White Balance: The auto white balance of the X20 is truly excellent - under fluorescent light it manages to produce real whites, creating well balanced images. In incandescent lighting it tends to render warm colors, but to a degree which is faithful to reality.

Manual white balance setting is very easy to set. Select it, aim at white object, click - and presto! You're ready to take shots that look like they were taken in daylight.

Depth of Field: In spite of the large f/2.0 maximum aperture at the short focal length of the lens, depth of field is still rather large. It is possible to blur the background a bit, and get some bokeh going on - but you need to get as close as you can to your object.

Depth of Field Performance:

See what Depth of Field the X20 is able to create:

Scroll your mouse over the thumbnails to view the images, then click on the images for full size versions.

Video Quality: First off, the X20 doesn't have a direct video button, so shooting video requires dialing to the relevant mode. Fortunately, it is possible to shoot stills during video using the OK button on the camera's back.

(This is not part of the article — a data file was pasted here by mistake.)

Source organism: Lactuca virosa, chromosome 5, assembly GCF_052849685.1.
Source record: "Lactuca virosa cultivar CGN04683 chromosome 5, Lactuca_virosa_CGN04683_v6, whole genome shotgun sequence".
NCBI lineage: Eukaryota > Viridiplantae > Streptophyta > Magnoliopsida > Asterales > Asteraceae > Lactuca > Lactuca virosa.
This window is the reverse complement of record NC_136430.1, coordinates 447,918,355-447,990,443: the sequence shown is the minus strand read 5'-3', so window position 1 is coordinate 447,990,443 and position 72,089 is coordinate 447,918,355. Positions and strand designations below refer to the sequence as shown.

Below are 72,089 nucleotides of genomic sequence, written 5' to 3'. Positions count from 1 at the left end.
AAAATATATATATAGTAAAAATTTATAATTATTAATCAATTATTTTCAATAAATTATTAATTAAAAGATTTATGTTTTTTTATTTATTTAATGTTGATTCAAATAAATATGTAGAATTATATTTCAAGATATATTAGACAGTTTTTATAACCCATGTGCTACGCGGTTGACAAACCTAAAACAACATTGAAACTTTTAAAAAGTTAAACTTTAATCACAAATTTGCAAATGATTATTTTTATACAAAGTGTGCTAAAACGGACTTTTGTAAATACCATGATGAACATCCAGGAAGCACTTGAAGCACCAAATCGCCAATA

Its quality is impressive - with clean, vibrant colors at full HD resolution. Zooming noises are a non-issue since the mechanism is manual. The down side is that it isn't as smooth as a motorized zoom.

Autofocus during video is ok, nothing more - it locks without much hesitation, but is sometimes takes a couple of seconds to do so.

In spite of its serious photographer inclination, I was surprised that the X20's video has no manual settings. The most you can do to control the video exposure is exposure compensation. Other than that all you can do is set the film simulation and the white balance.

Optical Zoom During Video:

Advanced Features

Sweep Panorama: Unlike other implementation of sweep panoramas Fuji makes you set its direction and angle before you start shooting, instead of identifying your sweep direction and stopping when you stop moving or when you let go of the shutter button. So selecting 180 degrees forces you sweep across 180 degrees of the scene.

Like in all panoramas, it's best to sweep with the camera on its side for more usable proportions, unless you actually like your panoramas long and thin. The results of the X20 are excellent - mostly seamless, overcoming some exposure differences as well.

Sample Panorama:

Continuous Mode: I was initially stunned to learn that the X20 has such a fast continuous mode. With 12 fps (or 6, or 3), there's little action you can miss, I thought, but then I realized that it doesn't include continuous autofocus.